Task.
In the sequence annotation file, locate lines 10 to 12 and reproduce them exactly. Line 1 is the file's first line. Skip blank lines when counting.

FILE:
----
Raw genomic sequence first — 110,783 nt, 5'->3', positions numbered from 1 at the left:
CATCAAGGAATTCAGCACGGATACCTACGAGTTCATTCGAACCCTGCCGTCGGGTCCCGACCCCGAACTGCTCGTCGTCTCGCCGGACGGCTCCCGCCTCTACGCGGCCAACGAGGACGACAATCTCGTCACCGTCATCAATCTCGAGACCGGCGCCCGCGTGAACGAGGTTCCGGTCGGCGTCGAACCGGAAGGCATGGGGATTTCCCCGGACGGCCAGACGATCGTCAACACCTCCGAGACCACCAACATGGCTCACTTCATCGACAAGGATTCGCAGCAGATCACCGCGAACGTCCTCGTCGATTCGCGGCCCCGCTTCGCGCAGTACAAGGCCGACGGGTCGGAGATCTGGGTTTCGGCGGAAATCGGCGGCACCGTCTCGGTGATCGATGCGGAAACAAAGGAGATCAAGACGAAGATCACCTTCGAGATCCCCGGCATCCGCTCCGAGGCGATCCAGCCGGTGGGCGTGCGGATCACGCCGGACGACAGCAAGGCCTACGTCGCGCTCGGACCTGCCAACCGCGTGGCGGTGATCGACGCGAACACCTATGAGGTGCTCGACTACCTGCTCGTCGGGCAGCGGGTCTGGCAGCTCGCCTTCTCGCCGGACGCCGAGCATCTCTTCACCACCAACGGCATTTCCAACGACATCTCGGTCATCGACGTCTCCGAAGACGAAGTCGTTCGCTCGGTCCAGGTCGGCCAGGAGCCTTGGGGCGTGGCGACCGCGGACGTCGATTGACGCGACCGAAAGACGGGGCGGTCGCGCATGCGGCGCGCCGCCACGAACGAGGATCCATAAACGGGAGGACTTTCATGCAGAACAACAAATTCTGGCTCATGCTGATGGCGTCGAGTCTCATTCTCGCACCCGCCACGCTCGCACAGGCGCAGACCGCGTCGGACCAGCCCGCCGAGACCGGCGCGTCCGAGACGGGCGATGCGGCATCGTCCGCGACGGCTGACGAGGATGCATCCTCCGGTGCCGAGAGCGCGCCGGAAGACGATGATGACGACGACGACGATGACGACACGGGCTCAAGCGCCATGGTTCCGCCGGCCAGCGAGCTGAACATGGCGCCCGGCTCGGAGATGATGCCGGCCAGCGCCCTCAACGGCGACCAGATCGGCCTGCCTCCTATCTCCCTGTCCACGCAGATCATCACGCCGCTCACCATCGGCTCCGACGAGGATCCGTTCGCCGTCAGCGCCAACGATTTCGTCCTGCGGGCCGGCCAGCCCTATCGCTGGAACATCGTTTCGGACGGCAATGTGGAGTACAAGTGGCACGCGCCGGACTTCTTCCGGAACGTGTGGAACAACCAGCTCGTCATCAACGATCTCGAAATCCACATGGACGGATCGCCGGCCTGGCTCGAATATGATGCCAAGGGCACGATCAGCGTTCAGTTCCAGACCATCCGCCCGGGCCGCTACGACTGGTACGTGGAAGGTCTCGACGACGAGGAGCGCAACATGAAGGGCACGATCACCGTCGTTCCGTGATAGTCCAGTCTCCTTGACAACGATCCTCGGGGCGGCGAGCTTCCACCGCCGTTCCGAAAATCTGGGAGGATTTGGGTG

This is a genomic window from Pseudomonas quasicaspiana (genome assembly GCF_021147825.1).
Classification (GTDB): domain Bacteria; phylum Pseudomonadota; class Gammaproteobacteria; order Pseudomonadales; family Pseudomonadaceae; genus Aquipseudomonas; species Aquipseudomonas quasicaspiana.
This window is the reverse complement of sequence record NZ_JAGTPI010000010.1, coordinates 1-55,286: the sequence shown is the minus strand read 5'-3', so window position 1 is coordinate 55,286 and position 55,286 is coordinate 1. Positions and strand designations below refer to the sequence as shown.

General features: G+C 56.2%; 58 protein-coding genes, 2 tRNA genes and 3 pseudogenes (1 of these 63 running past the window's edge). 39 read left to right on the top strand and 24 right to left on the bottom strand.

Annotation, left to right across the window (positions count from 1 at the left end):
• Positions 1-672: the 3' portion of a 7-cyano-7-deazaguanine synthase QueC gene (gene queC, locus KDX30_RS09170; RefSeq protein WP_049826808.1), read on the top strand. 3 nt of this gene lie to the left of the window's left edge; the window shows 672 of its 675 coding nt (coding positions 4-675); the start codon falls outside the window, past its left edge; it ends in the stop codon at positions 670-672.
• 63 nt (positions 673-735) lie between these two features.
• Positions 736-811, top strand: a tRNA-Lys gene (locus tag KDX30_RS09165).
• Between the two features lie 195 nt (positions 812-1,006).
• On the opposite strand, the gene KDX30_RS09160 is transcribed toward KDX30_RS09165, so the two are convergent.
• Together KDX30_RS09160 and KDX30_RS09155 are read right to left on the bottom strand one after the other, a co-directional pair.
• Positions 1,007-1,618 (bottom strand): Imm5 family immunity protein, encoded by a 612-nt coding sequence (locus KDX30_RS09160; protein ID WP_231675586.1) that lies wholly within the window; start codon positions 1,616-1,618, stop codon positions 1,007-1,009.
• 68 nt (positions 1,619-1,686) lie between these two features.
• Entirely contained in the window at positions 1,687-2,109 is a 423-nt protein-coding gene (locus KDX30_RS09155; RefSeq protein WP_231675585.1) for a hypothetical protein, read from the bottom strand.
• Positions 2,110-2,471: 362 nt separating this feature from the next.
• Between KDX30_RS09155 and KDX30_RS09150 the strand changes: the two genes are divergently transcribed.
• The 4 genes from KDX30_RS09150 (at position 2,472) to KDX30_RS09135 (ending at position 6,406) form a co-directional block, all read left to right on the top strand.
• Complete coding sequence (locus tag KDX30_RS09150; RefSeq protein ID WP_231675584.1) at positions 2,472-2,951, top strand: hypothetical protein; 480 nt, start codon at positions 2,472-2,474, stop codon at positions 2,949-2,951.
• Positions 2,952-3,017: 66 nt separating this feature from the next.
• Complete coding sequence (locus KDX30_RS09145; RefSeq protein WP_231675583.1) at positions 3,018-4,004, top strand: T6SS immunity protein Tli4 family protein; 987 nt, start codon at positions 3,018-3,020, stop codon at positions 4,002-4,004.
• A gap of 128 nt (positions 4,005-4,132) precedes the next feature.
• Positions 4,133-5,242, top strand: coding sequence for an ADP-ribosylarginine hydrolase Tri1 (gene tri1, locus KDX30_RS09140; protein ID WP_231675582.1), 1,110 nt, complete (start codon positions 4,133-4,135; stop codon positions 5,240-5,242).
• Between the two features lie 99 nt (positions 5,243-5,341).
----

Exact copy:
• Positions 736-811, top strand: a tRNA-Lys gene (locus tag KDX30_RS09165).
• Between the two features lie 195 nt (positions 812-1,006).
• On the opposite strand, the gene KDX30_RS09160 is transcribed toward KDX30_RS09165, so the two are convergent.